When it comes to starting and running a campground or RV park, one of the most important decisions you’ll make is what to charge for your services. This article will provide average campground rates and fees, as well as tips on how to determine your own rates. So, whether you’re just getting started or you’re looking to make a change in your pricing, read on for some helpful information.
What Are The Average Campground Rates And Fees?
Average campground rates can vary greatly, depending on the location, type of amenities, and time of year. For example, a basic campsite with no hookups in a remote location is going to be much less expensive than a full-service RV site with a pool and clubhouse in a popular destination. However, there are some average rates that can give you a general idea of what to expect.
- The average nightly rate for a tent campsite in a private campground with no hookups is $40-$60, depending on location.
- The average nightly rate for a tent campsite in a state-owned campground with no hookups is $20-$40, depending on location.
- An RV campsite in a state RV park with water and electric hookups will cost an average of $40-$80 per night, depending on location.
- A full-service RV site in a public RV park will cost an average of $50-$200 per night, depending on location,
These rates will also vary depending on the popularity of the campground and the season of the year. For example, a campground in a major city is going to charge more than a campground in a small town. And, a full-serve RV park that’s open in a warm, desert climate during winter months will charge campers a “high-season” rate that is 20-40% over rates during other times of the year.
So, what about fees? In addition to the nightly rate, most campgrounds also charge an extra fee for “visitors” who visit friends or family staying in a campsite at the campground. Some campgrounds will also charge for more than one vehicle, and also for any pets who enter the campground.
Finally, many campgrounds also charge a reservation fee. This fee is usually $10-$20 and is charged per site, not per person. Some campgrounds require reservations for all stays, while others only accept them for peak times or for stays of more than a few days.
Now that you have an idea of average campground rates and fees, you can start to think about what you’ll charge at your own campground. But, how do you determine the right price? Read on for some tips.
How To Determine Your Rates And Fees
As mentioned, there are many factors that affect the price of a campsite, so it’s important to do your research before setting your rates. Here are a few things to consider when determining your campground rates and fees.
Research Your Competition
One of the best ways to determine the rates for your campground is to look at what other private, county and state campgrounds in the area are charging. This will give you a good idea of the going rate for different types of sites and will help you price your own campground competitively.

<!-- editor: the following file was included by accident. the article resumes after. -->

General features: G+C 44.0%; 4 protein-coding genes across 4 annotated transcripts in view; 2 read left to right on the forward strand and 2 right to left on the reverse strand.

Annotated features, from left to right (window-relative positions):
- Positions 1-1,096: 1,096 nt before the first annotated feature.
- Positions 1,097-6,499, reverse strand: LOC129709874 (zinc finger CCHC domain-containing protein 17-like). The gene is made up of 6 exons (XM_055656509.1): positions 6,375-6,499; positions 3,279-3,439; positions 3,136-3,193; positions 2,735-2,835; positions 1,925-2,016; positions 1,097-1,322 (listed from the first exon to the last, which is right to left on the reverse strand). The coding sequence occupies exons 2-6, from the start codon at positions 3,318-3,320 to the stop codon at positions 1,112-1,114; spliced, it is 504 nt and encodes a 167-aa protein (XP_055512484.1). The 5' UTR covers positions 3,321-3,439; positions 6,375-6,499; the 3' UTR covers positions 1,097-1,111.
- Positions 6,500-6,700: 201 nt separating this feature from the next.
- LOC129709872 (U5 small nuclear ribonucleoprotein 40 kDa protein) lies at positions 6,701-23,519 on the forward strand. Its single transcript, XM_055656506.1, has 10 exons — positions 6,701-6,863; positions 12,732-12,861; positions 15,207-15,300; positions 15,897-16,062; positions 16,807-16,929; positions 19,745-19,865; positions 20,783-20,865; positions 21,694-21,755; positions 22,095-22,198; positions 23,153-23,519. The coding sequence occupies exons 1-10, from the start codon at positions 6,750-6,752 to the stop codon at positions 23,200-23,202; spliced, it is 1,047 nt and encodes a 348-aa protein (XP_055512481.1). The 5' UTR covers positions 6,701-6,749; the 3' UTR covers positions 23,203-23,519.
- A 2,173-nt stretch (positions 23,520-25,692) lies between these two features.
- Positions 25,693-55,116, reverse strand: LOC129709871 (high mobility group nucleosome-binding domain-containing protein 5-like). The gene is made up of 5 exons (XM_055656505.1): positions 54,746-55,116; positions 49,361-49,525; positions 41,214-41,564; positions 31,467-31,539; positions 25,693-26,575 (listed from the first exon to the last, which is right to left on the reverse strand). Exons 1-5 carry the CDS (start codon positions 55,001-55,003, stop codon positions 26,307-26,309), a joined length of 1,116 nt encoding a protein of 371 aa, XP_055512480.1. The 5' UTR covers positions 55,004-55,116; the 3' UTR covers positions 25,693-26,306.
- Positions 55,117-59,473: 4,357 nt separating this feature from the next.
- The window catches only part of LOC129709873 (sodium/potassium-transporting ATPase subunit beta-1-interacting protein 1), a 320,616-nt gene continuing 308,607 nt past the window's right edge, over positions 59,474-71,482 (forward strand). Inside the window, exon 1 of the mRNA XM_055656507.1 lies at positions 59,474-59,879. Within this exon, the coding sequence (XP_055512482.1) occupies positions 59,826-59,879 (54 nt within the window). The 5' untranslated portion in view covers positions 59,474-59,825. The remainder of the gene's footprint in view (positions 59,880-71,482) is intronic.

Consider Your Expenses
Another important factor to consider when setting your rates is your expenses. Be sure to factor in the cost of utilities, maintenance, insurance, and any other operating costs. You’ll also want to make sure you’re pricing your sites high enough to cover these expenses and still make a profit.
Factor In Demand And Popularity
You’ll also want to factor in demand and popularity when setting your rates. If your campground is in a popular destination or if you have many repeat guests, you can charge more than the average cost for your area. On the other hand, if your campground is in a remote location or has many competitive campgrounds nearby, you may need to price your sites a bit lower to attract guests.
Consider The Amenities You Provide
When pricing your campground’s sites, be sure to consider the amenities you provide. Some of the most popular amenities campers look for are: a swimming pool, pet-friendly environment, play area for children, free Wi-fi, metal fire ring and grills for each site, a laundry room, showers and safe, clean restrooms. If your campground contains any or all of these features, you can charge more than a campground that only has basic restrooms.
Factor In The Season
Another factor to consider when setting rates is the season. Many campgrounds raise their rates during a “high-season” when demand is highest. For example, a campground in a beach town can raise rates during the warm summer months, knowing the campground will probably be full of beachgoing campers. In the winter months, many RV campgrounds with full-service amenities situated near ski resorts will raise rates and charge more for winter-loving ski enthusiasts.
Charge More For Hookups And Extra Passengers
If your campground has full-service hookups (water, electric, and sewer), or if you offer specialty services, such as overnight garbage pickup, you can charge more for what would be considered “high-end” sites. Full-service hookups typically add $20-30 per night to the regular charge for a site, while additional amenities can add $5-$10 per night to the standard charges.
By considering these factors, you can determine the best rates and fees for your campground. Be sure to do your research and factor in your expenses, competition, amenities, and customer demand when setting your prices. With a little bit of planning, you can price your campground competitively and attract guests all year long.